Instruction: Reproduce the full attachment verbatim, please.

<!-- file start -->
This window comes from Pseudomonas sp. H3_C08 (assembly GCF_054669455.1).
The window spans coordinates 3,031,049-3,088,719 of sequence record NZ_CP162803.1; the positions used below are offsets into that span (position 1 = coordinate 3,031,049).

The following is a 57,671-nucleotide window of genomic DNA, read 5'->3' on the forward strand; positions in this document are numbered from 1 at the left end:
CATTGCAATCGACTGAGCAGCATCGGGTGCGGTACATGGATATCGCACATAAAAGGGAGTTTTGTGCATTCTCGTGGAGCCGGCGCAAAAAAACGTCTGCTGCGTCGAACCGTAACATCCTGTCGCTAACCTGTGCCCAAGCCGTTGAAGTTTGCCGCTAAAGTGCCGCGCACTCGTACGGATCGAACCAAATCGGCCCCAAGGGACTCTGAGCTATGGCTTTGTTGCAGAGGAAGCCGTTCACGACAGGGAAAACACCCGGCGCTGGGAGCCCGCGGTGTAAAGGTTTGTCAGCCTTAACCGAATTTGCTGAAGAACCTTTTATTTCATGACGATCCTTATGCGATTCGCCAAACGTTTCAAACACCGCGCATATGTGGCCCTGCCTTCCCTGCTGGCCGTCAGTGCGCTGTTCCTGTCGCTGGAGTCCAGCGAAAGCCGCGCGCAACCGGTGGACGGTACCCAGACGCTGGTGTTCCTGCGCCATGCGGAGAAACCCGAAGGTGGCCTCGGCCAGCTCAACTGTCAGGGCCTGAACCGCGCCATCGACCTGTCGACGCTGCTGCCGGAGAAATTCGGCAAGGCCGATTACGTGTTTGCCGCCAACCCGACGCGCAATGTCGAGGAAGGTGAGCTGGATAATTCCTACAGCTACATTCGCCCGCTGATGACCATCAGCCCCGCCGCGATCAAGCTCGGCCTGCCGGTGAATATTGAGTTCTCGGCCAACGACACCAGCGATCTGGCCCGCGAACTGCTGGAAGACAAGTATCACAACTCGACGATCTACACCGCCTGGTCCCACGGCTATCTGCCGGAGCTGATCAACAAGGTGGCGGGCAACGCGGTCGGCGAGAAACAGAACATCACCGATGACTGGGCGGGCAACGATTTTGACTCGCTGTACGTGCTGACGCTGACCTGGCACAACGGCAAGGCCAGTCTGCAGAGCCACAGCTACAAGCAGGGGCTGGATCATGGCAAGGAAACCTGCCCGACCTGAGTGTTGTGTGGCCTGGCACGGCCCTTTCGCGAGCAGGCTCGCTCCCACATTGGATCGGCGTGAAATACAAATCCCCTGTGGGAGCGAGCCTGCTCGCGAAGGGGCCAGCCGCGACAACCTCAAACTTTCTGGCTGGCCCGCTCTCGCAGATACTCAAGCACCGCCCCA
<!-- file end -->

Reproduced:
This window comes from Pseudomonas sp. H3_C08 (assembly GCF_054669455.1).
The window spans coordinates 3,031,049-3,088,719 of sequence record NZ_CP162803.1; the positions used below are offsets into that span (position 1 = coordinate 3,031,049).

The following is a 57,671-nucleotide window of genomic DNA, read 5'->3' on the forward strand; positions in this document are numbered from 1 at the left end:
CATTGCAATCGACTGAGCAGCATCGGGTGCGGTACATGGATATCGCACATAAAAGGGAGTTTTGTGCATTCTCGTGGAGCCGGCGCAAAAAAACGTCTGCTGCGTCGAACCGTAACATCCTGTCGCTAACCTGTGCCCAAGCCGTTGAAGTTTGCCGCTAAAGTGCCGCGCACTCGTACGGATCGAACCAAATCGGCCCCAAGGGACTCTGAGCTATGGCTTTGTTGCAGAGGAAGCCGTTCACGACAGGGAAAACACCCGGCGCTGGGAGCCCGCGGTGTAAAGGTTTGTCAGCCTTAACCGAATTTGCTGAAGAACCTTTTATTTCATGACGATCCTTATGCGATTCGCCAAACGTTTCAAACACCGCGCATATGTGGCCCTGCCTTCCCTGCTGGCCGTCAGTGCGCTGTTCCTGTCGCTGGAGTCCAGCGAAAGCCGCGCGCAACCGGTGGACGGTACCCAGACGCTGGTGTTCCTGCGCCATGCGGAGAAACCCGAAGGTGGCCTCGGCCAGCTCAACTGTCAGGGCCTGAACCGCGCCATCGACCTGTCGACGCTGCTGCCGGAGAAATTCGGCAAGGCCGATTACGTGTTTGCCGCCAACCCGACGCGCAATGTCGAGGAAGGTGAGCTGGATAATTCCTACAGCTACATTCGCCCGCTGATGACCATCAGCCCCGCCGCGATCAAGCTCGGCCTGCCGGTGAATATTGAGTTCTCGGCCAACGACACCAGCGATCTGGCCCGCGAACTGCTGGAAGACAAGTATCACAACTCGACGATCTACACCGCCTGGTCCCACGGCTATCTGCCGGAGCTGATCAACAAGGTGGCGGGCAACGCGGTCGGCGAGAAACAGAACATCACCGATGACTGGGCGGGCAACGATTTTGACTCGCTGTACGTGCTGACGCTGACCTGGCACAACGGCAAGGCCAGTCTGCAGAGCCACAGCTACAAGCAGGGGCTGGATCATGGCAAGGAAACCTGCCCGACCTGAGTGTTGTGTGGCCTGGCACGGCCCTTTCGCGAGCAGGCTCGCTCCCACATTGGATCGGCGTGAAATACAAATCCCCTGTGGGAGCGAGCCTGCTCGCGAAGGGGCCAGCCGCGACAACCTCAAACTTTCTGGCTGGCCCGCTCTCGCAGATACTCAAGCACCGCCCCA